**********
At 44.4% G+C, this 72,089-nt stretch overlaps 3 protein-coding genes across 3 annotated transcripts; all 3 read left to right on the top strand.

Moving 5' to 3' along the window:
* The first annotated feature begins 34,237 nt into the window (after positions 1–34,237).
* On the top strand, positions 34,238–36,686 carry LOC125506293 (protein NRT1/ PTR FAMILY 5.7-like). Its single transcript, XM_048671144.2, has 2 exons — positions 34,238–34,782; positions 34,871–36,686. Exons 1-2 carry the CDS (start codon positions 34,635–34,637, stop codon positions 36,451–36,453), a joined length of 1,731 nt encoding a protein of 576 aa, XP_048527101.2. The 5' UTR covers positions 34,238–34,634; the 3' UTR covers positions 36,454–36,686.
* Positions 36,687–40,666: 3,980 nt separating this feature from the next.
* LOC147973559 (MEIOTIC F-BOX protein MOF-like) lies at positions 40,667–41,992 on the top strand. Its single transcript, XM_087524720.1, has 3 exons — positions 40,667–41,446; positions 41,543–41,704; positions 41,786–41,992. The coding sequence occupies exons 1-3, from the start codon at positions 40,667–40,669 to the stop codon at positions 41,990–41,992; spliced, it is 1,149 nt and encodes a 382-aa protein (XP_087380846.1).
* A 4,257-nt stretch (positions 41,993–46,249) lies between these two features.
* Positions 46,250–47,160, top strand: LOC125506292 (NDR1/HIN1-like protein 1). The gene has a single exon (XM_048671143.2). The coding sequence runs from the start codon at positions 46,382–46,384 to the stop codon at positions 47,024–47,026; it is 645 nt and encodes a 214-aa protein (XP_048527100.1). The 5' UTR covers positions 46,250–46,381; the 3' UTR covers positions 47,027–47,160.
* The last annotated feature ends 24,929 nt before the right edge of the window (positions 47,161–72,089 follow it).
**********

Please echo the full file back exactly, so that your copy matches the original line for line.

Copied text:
At 44.4% G+C, this 72,089-nt stretch overlaps 3 protein-coding genes across 3 annotated transcripts; all 3 read left to right on the top strand.

Moving 5' to 3' along the window:
* The first annotated feature begins 34,237 nt into the window (after positions 1–34,237).
* On the top strand, positions 34,238–36,686 carry LOC125506293 (protein NRT1/ PTR FAMILY 5.7-like). Its single transcript, XM_048671144.2, has 2 exons — positions 34,238–34,782; positions 34,871–36,686. Exons 1-2 carry the CDS (start codon positions 34,635–34,637, stop codon positions 36,451–36,453), a joined length of 1,731 nt encoding a protein of 576 aa, XP_048527101.2. The 5' UTR covers positions 34,238–34,634; the 3' UTR covers positions 36,454–36,686.
* Positions 36,687–40,666: 3,980 nt separating this feature from the next.
* LOC147973559 (MEIOTIC F-BOX protein MOF-like) lies at positions 40,667–41,992 on the top strand. Its single transcript, XM_087524720.1, has 3 exons — positions 40,667–41,446; positions 41,543–41,704; positions 41,786–41,992. The coding sequence occupies exons 1-3, from the start codon at positions 40,667–40,669 to the stop codon at positions 41,990–41,992; spliced, it is 1,149 nt and encodes a 382-aa protein (XP_087380846.1).
* A 4,257-nt stretch (positions 41,993–46,249) lies between these two features.
* Positions 46,250–47,160, top strand: LOC125506292 (NDR1/HIN1-like protein 1). The gene has a single exon (XM_048671143.2). The coding sequence runs from the start codon at positions 46,382–46,384 to the stop codon at positions 47,024–47,026; it is 645 nt and encodes a 214-aa protein (XP_048527100.1). The 5' UTR covers positions 46,250–46,381; the 3' UTR covers positions 47,027–47,160.
* The last annotated feature ends 24,929 nt before the right edge of the window (positions 47,161–72,089 follow it).